As the Legislature prepares to consider scrapping Florida’s no-fault insurance coverage, an earlier attempt to reform the system sits in court.
The new proposal could come before a committee by November, and the Insurance industry is anxious to see what the latest package will have in store.
Sen. David Simmons, Senate Banking and Insurance chair, told the News Service of Florida the insurance industry asked him to introduce the measure, but they do not expect attempted reforms to the state’s auto insurance Personal Injury Protection (PIP) system to succeed.
The First District Court of Appeals will decide on an earlier attempt by the Legislature’s to replace the PIP law. A group of chiropractors, acupuncturists and other alternative medicine practitioners brought the action, saying reform prevents them from having lawful access to the courts.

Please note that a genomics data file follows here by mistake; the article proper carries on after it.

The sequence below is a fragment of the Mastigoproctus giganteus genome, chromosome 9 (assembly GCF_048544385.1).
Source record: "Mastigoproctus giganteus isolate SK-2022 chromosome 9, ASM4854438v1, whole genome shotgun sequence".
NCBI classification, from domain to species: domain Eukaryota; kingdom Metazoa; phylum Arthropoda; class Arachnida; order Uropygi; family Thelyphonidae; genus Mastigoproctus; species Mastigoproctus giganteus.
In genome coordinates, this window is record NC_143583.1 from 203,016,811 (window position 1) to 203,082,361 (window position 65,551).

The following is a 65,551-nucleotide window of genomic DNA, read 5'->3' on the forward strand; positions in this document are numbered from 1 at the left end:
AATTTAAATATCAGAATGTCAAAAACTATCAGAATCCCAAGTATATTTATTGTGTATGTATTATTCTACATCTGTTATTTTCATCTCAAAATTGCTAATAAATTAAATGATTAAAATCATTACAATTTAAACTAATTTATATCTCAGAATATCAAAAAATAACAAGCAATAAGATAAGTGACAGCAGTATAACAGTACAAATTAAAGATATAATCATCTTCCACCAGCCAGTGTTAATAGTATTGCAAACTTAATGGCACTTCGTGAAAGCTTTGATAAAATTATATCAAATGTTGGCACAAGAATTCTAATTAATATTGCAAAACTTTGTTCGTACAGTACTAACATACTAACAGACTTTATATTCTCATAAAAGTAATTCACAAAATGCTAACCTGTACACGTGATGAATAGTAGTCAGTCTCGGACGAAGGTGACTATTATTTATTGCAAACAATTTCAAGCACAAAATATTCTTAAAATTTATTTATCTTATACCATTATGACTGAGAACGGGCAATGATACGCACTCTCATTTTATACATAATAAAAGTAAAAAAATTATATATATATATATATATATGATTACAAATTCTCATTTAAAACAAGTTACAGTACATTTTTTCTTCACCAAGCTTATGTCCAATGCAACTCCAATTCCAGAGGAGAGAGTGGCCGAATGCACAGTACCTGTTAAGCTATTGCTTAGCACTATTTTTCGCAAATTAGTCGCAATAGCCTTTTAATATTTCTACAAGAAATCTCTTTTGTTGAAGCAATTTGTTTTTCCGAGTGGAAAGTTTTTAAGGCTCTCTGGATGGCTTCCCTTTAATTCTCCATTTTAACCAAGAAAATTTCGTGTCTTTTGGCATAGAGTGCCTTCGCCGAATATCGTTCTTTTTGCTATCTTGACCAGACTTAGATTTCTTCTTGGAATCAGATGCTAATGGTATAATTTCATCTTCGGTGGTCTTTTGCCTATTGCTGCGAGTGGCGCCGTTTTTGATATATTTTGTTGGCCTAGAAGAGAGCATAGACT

“I’ve had several of our major insurance companies come to me and say that they are ready to move on, and that’s irrespective of a First District Court of Appeal ruling,” Simmons said. “They’re saying that the system is broke, we acknowledge it’s broken, it’s difficult to fix the unfixable.”
Regardless of the Appeals Court ruling, the measure will reach the state Supreme Court.
Gov. Rick Scott signed the 2012 law, requiring automobile accident victims to seek treatment within 14 days, with limits $10,000 in benefits for emergency and $2,500 for non-emergency medical conditions.
In March, a Leon County judge ruled the law barred accident victims from applying PIP payments to massage therapists and acupuncturists. Circuit Court Judge Terry Lewis also ruled the law limited access to chiropractors.
The legislature will revisit the PIP system, which the industry claims puts more cases into the court system as injured parties attempt to recoup medical expenses from at-fault drivers.